In the name of all that is good and green, Hayley Joyes highlights the U.K. festivals that are making moves towards becoming more sustainable.

If you’ve been to your fair share of festivals you’re probably no stranger to seeing the remnants of plastic cups and rubbish strewn across the fields on your way out. Well luckily these festivals are leading the way in making the whole experience more sustainable and creating synergy between the love for festivals, music and the environment!

Suffolk, U.K, Thursday 12th – 15th July

Latitude have been measuring and addressing their environmental impact since 2007. They work closely with Julie’s Bicycle, a not-for-profit organisation working on sustainability within the creative industries, and have been accredited with a four star Creative Green rating. For three years now, they haven’t sent one speck of rubbish to landfill and this is down to their waste strategy, clever ‘camper’s waste kits’, and bin system that makes recycling onsite super easy. They also reward champion rubbish collectors with prizes and incentives like tokens to spend on drinks! So it’s win win for those who put in the work.


LiS pick: Solange

Jodrell Bank, U.K, Friday 20th – 22nd July

Taking place at the Jodrell Bank Observatory in Macclesfield, this is a festival that combines cosmic wonderment with sustainability and the arts. Alongside their curated and forward-thinking music policy, Bluedot integrate environmental awareness into their programming; this year the headline act includes David Attenborough’s The Blue Planet in concert with Halle. While onsite it’s also worth noting they have stopped the use of plastic straws, plastic containers and cutlery from all food traders. Bluedot also continue to offset their carbon footprint by offering festival goers the opportunity to invest back into renewable energy research and innovation care of Energy Revolution.


LiS pick: Little Dragon

Brecon Beacons U.K, Thursday 16th – 19th August

Nestled in the stunning Brecon Beacons in Wales, the Green Man team are dedicated to leaving their festival patch as they found it; providing campers with recycling bags, reusable cups and offering festival goers the chance to use pedal power to charge devices. Alongside the Green Man Trust, the Green Man have also partnered with charities Help Refugees and Calais Aid Collective to reuse and repurpose camping equipment left on-site to help those fleeing from conflict.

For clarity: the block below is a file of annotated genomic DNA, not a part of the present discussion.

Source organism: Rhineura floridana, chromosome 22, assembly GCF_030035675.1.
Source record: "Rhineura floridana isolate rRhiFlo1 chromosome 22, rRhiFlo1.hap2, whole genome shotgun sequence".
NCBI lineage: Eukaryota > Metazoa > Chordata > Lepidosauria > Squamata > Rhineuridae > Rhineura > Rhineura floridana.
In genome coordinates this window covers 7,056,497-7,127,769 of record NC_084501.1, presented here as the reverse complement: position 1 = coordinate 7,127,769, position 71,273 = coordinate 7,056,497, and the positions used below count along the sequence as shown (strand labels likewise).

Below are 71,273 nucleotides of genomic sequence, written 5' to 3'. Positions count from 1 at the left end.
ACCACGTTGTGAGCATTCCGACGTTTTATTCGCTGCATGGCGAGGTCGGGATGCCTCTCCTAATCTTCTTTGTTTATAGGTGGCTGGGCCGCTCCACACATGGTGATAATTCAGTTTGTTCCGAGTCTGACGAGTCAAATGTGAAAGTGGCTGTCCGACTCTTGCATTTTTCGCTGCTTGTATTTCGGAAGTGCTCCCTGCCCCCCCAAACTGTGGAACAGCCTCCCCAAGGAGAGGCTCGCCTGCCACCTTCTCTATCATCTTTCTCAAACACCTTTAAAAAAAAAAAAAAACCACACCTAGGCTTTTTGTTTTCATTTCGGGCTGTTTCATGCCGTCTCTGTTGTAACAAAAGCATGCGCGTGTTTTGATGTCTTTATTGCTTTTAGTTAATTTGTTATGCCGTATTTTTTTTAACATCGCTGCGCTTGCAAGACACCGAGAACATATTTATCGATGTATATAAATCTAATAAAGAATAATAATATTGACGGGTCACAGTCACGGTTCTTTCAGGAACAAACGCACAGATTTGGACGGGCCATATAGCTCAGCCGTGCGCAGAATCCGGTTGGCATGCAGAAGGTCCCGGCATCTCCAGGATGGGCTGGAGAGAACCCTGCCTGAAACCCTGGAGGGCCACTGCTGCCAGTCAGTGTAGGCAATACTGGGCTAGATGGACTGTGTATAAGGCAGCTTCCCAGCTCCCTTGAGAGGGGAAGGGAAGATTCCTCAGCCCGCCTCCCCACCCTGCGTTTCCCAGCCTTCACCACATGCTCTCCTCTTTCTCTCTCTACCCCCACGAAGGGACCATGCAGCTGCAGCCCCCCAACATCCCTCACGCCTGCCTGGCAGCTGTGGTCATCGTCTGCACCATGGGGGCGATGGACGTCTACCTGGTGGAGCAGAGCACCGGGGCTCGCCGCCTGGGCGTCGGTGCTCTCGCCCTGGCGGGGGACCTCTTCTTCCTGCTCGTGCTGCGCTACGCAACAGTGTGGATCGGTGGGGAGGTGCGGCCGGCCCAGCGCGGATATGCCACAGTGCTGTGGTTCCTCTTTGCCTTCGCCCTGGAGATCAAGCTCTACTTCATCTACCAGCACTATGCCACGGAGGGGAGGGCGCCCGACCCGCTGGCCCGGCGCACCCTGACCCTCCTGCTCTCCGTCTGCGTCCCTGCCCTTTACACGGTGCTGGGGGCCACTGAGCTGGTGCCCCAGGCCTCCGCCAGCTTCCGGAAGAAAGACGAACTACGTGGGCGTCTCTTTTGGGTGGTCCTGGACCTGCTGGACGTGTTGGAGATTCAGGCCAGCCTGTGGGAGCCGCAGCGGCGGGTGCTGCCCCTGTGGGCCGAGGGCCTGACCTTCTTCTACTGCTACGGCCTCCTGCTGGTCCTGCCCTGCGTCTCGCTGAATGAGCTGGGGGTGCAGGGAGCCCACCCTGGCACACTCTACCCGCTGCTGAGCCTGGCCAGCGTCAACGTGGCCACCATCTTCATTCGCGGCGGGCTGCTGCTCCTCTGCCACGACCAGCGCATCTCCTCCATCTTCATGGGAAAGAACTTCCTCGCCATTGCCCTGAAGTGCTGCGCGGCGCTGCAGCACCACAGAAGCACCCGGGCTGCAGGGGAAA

LiS pick: Kelly Lee Owens

Northamptonshire U.K, Thursday 23rd – 26th August

Every punter contributes to Shambala’s green status, participation in the fun stuff and waste reduction is crucial to the success of this four-day event. It’s an award-winning festival. In fact, they’ve won five awards for their green approach. To date Shambala and their attendees have reduced the festival’s carbon footprint by 80% and the entire site runs solely on renewable energy (solar panels, waste vegetable solar and hybrid units). They continue to work towards being a plastic free zone as part of the Drastic on Plastic movement and provide tangible solutions for essentials like sanitary products. This year they have a special tent called ‘The Red Sea Travel Agency’ where ladies can get tips on eliminating plastic from their monthlies while snuggling a hot water bottle in a warm and cosy tent.


LiS pick: The Busy Twist

Northamptonshire, U.K, Friday 24th – 27th August

A live music shindig with a Christian ethos that prides itself on leaving zero trace. In their own words they want to ‘tread as carefully as we can’ and they really do. From a pre-event brief for all campers on recycling ethos to their bespoke reusable cups and refillable water bottles. They also rent out upcycled reconditioned tents to festival goers. As a result of all their good work Greenbelt won A Green Festival Award. Bravo!


LiS pick: Ibibio Sound Machine

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Cover image by Scott Salt.